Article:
Jenner isn't the only mom-to-be who struggles with body image issues, an expert explains.

Sarah Klein
November 17, 2017

Whether it's swollen feet, bigger breasts, or a rapidly expanding belly, lots of expectant mothers don't love the way being pregnant changes the way their body looks and feels. 

But while many moms-to-be deal with the physical shifts of pregnancy by venting to friends or talking to their doctor, sometimes these changes affect a woman in a more emotional way, leaving her struggling with body image insecurities.

That's what Kylie Jenner is reportedly going through right now. “Her body is changing and she’s very self-conscious about it,” a source told People about Jenner’s first pregnancy. “She’s always been insecure that she’s not as curvy or pretty as her sisters.”

RELATED: Kim Kardashian Says She Has Body Dysmorphia, but What Does That Really Mean

Many women can relate to Jenner's pregnancy-related body insecurity, especially when it's brought on by the normal weight gain that happens as the pregnancy moves through each trimester. 

“It’s not unusual for women—even if they are very excited about and empowered by pregnancy—to be frustrated by a shift in weight,” says Colorado-based psychologist Helen L. Coons, PhD, president and clinical director of Women’s Mental Health Associates & Healthy Psychology Solutions, where she specializes in improving body image and sexual health in women. “Some women who go into pregnancy already having negative body image may feel even more negative toward themselves."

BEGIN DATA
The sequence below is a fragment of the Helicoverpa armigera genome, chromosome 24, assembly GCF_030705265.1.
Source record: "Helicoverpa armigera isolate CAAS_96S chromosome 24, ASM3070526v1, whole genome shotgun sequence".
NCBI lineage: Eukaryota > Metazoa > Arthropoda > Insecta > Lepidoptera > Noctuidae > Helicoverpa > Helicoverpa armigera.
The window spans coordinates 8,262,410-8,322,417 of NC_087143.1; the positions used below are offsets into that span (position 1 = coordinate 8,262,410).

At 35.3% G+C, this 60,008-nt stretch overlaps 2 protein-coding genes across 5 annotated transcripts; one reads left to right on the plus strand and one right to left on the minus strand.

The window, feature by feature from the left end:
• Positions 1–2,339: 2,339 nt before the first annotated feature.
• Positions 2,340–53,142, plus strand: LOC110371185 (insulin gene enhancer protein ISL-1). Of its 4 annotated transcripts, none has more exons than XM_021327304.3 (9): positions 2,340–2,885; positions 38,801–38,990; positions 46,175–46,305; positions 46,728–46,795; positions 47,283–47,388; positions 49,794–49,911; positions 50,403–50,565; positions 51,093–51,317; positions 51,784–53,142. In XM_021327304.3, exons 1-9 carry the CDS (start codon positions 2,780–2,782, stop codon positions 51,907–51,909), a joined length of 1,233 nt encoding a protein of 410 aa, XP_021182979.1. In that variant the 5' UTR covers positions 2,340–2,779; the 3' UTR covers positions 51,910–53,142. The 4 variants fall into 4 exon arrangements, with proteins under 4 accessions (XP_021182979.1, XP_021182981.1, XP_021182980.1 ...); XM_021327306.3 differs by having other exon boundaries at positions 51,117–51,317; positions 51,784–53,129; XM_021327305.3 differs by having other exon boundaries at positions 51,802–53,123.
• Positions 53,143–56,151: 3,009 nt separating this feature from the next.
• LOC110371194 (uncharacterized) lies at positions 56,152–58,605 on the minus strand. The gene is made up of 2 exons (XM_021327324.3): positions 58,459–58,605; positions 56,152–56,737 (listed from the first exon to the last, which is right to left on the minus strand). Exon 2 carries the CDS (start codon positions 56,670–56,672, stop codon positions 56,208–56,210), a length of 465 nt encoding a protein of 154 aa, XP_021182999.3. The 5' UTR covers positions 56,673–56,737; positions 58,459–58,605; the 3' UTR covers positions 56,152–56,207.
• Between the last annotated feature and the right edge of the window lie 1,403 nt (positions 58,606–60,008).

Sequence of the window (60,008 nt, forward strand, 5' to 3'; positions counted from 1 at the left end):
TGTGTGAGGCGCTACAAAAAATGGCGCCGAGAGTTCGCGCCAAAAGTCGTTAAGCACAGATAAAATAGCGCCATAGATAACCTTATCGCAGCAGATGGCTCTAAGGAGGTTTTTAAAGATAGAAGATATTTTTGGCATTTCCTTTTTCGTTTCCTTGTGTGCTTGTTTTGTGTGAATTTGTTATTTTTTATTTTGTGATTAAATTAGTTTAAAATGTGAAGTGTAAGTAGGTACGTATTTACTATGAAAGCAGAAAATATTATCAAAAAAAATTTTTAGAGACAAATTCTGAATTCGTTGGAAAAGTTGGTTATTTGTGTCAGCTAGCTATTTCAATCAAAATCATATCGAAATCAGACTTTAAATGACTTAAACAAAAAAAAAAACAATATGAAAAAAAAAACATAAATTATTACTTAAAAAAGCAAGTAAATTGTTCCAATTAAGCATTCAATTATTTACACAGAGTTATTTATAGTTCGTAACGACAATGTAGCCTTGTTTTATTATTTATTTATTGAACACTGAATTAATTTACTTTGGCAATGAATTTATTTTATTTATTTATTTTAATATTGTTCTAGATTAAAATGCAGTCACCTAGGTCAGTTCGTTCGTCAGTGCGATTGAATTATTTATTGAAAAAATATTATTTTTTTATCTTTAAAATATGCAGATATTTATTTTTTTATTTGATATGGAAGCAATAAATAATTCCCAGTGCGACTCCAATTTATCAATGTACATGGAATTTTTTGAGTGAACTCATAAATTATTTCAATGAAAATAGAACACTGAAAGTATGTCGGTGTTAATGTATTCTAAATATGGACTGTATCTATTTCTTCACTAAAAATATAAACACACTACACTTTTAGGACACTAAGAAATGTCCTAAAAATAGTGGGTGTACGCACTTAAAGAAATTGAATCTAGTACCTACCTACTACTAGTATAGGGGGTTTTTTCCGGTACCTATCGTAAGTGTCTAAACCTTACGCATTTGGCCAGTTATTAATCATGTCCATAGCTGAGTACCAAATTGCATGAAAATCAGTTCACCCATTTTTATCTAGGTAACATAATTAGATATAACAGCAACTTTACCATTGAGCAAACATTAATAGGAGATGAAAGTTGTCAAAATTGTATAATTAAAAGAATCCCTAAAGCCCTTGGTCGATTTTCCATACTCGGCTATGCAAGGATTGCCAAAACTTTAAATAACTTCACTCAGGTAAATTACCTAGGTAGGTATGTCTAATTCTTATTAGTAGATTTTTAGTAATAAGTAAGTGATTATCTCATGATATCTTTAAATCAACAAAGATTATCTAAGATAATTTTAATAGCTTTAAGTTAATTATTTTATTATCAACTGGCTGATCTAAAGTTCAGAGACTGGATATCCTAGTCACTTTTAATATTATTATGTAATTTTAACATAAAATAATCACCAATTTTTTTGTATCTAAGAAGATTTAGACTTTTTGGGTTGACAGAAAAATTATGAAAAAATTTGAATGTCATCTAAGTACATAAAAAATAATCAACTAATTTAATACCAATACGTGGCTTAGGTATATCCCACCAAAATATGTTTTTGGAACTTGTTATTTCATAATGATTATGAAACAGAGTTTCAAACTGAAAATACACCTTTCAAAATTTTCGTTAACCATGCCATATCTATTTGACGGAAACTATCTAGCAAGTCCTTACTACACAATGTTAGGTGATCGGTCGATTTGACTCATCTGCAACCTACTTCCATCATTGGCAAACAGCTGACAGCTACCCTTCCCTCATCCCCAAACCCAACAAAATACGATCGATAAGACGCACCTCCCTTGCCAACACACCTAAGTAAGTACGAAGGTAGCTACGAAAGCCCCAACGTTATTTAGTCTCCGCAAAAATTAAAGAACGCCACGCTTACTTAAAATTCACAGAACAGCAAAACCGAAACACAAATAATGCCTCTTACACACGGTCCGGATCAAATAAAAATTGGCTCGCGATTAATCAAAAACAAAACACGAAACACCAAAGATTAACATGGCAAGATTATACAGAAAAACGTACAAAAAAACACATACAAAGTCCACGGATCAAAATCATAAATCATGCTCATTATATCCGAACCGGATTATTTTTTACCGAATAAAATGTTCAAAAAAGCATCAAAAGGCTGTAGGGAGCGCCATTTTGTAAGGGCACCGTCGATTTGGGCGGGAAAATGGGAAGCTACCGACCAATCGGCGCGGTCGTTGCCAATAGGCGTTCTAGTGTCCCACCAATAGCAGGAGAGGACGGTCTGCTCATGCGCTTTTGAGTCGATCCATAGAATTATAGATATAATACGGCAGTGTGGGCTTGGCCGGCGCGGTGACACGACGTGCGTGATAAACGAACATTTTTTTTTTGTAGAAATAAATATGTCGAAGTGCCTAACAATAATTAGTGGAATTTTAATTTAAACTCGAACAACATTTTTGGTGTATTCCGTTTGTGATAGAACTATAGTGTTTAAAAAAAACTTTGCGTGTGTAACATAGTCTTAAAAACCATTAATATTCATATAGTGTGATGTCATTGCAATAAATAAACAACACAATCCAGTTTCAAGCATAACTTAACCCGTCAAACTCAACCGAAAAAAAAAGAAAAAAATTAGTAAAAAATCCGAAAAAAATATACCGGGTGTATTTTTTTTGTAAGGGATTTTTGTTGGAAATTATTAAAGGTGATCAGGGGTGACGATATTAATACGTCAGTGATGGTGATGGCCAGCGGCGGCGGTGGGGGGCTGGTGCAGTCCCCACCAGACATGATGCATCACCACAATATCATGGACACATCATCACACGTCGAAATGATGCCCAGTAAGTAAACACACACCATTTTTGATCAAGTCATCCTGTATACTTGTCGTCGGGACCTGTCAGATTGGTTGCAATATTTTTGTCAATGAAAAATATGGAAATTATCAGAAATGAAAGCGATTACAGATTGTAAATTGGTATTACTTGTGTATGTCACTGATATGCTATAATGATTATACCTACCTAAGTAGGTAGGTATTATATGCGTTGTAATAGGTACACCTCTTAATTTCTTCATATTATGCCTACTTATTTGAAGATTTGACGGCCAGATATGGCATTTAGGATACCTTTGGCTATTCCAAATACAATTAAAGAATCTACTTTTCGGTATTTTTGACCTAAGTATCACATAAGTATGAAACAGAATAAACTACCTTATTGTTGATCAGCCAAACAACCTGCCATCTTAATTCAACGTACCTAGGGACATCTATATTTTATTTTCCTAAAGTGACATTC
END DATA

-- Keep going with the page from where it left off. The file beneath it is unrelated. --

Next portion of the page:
That negativity might make you feel like you've gone up several sizes when you've really only gained a few pounds, says Coons. Or a woman might be frustrated by new varicose veins, self-conscious of growing breasts, or embarrassed about swollen feet and ankles. “Even when their bodies respond healthily, for women who are very body-conscious, they can feel a little out of control,” Coons says.

To regain some control and put a positive spin on things, Coons reminds women struggling with self-consciousness during pregnancy to focus on what they can control: “Improve self-care, like nutrition, exercise, skin care, sleep—things that help you feel better,” she says.

Perhaps most importantly, cultivate a greater sense of self-acceptance. “Focus on what you’re doing to contribute to a healthy pregnancy and a healthy baby,” Coons says. “Affirm that your body is responding resiliently and healthily.”

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Of course, that might be easier said than done, especially if you have a history of body image struggles or eating disorders. Many women, pregnant or not, hold themselves up to “perfectionistic notions of what bodies should look like,” Coons says. To many, the Kardashian-Jenner clan epitomize that perfection—and that might be making Kylie's reported body image issues even more pronounced.

If you're having a hard time “celebrating and honoring” a pregnancy, as Coons says, consider reaching out to a mental health professional. A pro may be able to help coach you through these normal body changes so you see them in a more positive light. “Rather than being in a negative, anxious panic about gaining weight,” Coons says, experts can help women “see their bodies responding in healthy ways.” Pregnancy might even kick-start a more accepting, compassionate outlook, “and that can be a very empowering shift.”